12 Years a Slave

It feels a bit like the broader movie world is about to learn who Steve McQueen is. After they have the same chuckle over his name most hardcore prestige fans had several years ago, they’ll marvel at his abilities as a dramatic filmmaker. With 12 Years a Slave, he’s partnered once again with Michael Fassbender, dragging the actor through an arduous role to come out clean on the other side. He’s also got Chiwetel Ejiofor bringing staunch prowess to the lead role of a free Northerner named Solomon Northrup who is captured and sold into slavery.

In the early reviews from Telluride, critics are standing outside Ejiofor’s house with a sign that says, “To me you are perfect.”

Greatly encouraging in the same vein as the early Gravity responses from Venice, this film looks poised to punch awards season in the gut and plant an accomplished yet still budding auteur into more mainstream ground. Here’s what people are saying:

William Goss, Film.com

Slave might be the most grimly accurate depiction of American slavery committed to film, which in turn threatens to render monotonous countless inhumane offenses as the story stretches into its third hour. It’s not that McQueen and writer John Ridley (working from Northup’s own memoir) could help it, assuming they even wanted to. The subject matter doesn’t exactly invite comic relief, while cutting away to Solomon’s surely concerned family up north would have rung false and detracted from such an aptly oppressive experience.

McQueen nonetheless manages to reinvigorate these cruelties on each occasion, whether cutting between the sounds of music and the sights of agony during scenes of mandatory celebration or forced separation, or subtly incorporating his trademark long take during an extended whipping scene as the potential for maximum emotional and physical anguish aligns with a harsh sense of inevitability. For the most part, these high emotions are matched well by Hans Zimmer’s score, although the odd flair of “Inception”-like bombast deflates one particularly tense encounter early on.”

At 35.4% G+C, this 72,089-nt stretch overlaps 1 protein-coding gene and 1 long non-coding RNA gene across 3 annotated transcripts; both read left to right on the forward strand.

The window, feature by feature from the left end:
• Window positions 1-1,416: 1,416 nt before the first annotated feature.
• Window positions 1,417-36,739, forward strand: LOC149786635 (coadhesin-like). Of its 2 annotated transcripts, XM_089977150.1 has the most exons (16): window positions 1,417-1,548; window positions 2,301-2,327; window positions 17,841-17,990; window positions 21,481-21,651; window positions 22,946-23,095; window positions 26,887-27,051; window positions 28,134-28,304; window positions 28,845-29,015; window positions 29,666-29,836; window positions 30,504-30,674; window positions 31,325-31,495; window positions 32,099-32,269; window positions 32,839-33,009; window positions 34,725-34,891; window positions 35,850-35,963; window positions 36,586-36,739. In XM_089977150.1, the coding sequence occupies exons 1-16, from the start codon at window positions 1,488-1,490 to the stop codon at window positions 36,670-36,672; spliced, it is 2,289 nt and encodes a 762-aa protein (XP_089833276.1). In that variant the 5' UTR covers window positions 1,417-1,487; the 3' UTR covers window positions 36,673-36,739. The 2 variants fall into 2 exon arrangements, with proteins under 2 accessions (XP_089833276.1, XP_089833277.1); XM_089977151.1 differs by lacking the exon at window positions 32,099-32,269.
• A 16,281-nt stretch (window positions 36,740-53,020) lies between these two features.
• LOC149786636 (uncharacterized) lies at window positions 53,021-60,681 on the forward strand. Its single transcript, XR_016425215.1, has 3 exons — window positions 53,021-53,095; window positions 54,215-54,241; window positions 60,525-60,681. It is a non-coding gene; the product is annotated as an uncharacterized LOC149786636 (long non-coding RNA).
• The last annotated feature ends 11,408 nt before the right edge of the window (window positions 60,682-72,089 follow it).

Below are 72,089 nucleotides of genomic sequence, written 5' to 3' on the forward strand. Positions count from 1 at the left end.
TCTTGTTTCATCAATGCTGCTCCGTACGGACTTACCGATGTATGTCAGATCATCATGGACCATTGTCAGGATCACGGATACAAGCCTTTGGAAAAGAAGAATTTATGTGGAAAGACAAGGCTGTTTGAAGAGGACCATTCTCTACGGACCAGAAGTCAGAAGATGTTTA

Kris Tapley, HitFix

Eric Kohn, IndieWire

“More than a powerful elegy, 12 Years a Slave is a mesmerizing triumph of art and polemics: McQueen turns a topic rendered distant by history into an experience that, short of living through the terrible era it depicts, makes you feel as if you’ve been there.”

Anne Thompson, Thompson on Hollywood

Chris Willman, The Playlist

“A parade of character actors famous for playing sleazeballs get to mistreat Solomon, starting with Paul Giamatti, and including Paul Dano as an imbecile sub-“master” who can’t stand the thought that there might be an educated slave in the midst. Transfers in ownership ensure that Solomon’s lot goes from bad to worse to worst, as he finally ends up in the hands of notorious “slave-breaker” Edwin Epps (Fassbender). Epps isn’t even the most villainous of the many detestable white people in the movie: that would be his jealous and bloodthirsty wife, played by Sarah Paulson, who makes Lady MacBeth look like Olive Oyl.”

Eugene Kovikov, Film Blather

12 Years a Slave is a more conventional effort than Hunger or Shame, but it’s every bit as searing and tough-minded, and hardly less challenging. McQueen has edged toward the mainstream without surrendering what made him interesting, which is great to see.”

Peter Debruge, Variety

“When it comes time to bestow awards, voters tend to prefer characters who suffer to those who abuse, and yet, this actorly transformation may be Fassbender’s most courageous yet, tapping into a place of righteous superiority that reminds just how scary such racism can be. In many respects, 12 Years a Slave works like a horror movie, beginning with a Saw-style abduction and proceeding through subsequent circles of hell, the tension amplified by a score that blends chain-gang clanging with those same foghorn blasts Hans Zimmer used in Inception. As captured by cinematographer Sean Bobbitt, however, a rare beauty suffuses even the most infernal situations.

This radiant aesthetic, coupled with the rousing use of spiritual songs, provide a beacon of optimism amidst so much hate, once again proving cinema’s place as the ultimate human-rights medium. It’s a shame that such injustice was allowed to exist for so long — 12 years for Northrup and nearly 250 for those less fortunate — and an even bigger disgrace that it takes a British director to stare the issue in its face.”

Tom Shone, The Guardian

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12 Years a Slave hits theaters October 18th.


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